In a further embodiment, for credits without significant recovery values, (for which it is impossible to eliminate ultimate payment risk by tranching an individual credit), or simply to eliminate timing risk to unrelated TSBs, or to increase the proportion of the securities that can be converted into senior TSBs, it may be necessary or desirable for the subordinate TSB structure to be based on groups of underlying credits (a “mini-pool”) as well as single underlying credits. The structure of a mini-pool would be similar to that of a sub-pool in that any default within the pool would first be borne by the holders of the subordinate TSBs within the pool including subordinate TSBs relating to both individual credits and mini-pools before the holders of any unrelated subordinate TSBs would be affected. Each mini-pool might contain credits of a particular sub-category of the type of credits in the corresponding sub-pool (e.g., credits related to a particular industry, such as telecommunications). The senior TSBs related to a mini-pool could still be based on individual credits rather than on the mini-pool of credits. The test for addition of a mini-pool to a sub-pool could be significantly less rigorous than the test for addition of a sub-pool to the pool. It may only be necessary that the ultimate payment risk and/or timing risk to holders of unrelated subordinate TSBs within the sub-pool be made comparable to the risk posed by each other underlying credit or pool of mini-credits within the sub-pool.
Using the TSB approach, an institutional holder (e.g., a pension fund) could create high-grade, credit enhanced, more liquid senior TSBs related to either individual securities or a mini-pool of securities that it holds. As the pool gets larger, the credit quality of the senior TSBs would increase (or at least the probability of any non-payment would get less and less). It is further believed that the result for the senior TSBs would be similar to adding bond insurance to municipal bonds: a) an increase in price or b) a decrease in market yield. Alternatively, rather than being reflected in the price of the senior TSBs, the economic benefit of the TSB structure could be reflected in a higher retained yield on the subordinate TSBs.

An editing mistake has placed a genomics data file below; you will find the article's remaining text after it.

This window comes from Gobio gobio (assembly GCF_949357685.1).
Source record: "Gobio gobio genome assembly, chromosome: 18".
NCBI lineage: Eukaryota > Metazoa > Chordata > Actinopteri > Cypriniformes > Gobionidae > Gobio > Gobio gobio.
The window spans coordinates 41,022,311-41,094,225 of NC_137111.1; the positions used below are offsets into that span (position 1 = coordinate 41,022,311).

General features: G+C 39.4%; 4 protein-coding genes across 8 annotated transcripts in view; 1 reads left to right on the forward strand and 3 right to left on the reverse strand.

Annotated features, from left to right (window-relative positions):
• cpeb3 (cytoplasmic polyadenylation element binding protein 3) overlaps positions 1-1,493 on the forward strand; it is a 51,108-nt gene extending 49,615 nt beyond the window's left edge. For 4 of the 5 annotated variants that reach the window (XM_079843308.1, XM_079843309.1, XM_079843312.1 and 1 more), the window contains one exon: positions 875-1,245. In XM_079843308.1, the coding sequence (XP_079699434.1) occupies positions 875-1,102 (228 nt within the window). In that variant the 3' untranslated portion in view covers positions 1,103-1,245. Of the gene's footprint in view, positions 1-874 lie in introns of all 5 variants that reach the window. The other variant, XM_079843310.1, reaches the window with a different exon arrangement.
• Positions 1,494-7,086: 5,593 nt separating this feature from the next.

Referring now to
Pool 101 also contains Second Credit 113. Second Credit 113, which includes an obligation to make specified payments, can be in a non-default state if the obligation is met or a default state if the obligation is not met. Second Senior Holder 115 is associated with Second Credit 113 using Second Senior Holder Financial Instrument 117, through which payments flow from Second Credit 113 to Second Senior Holder 115. Second Subordinate Holder 119 is associated with Second Credit 113 using Second Subordinate Holder Financial Instrument 121, through which payments flow from Second Credit 113 to Second Subordinate Holder 119. Second Senior Holder Financial Instrument 117 and Second Subordinate Holder Financial Instrument 121 may be structured to provide for the priority of payments from Second Credit 113 to Second Senior Holder 115 prior to payments from Second Credit 113 to Second Subordinate Holder 119.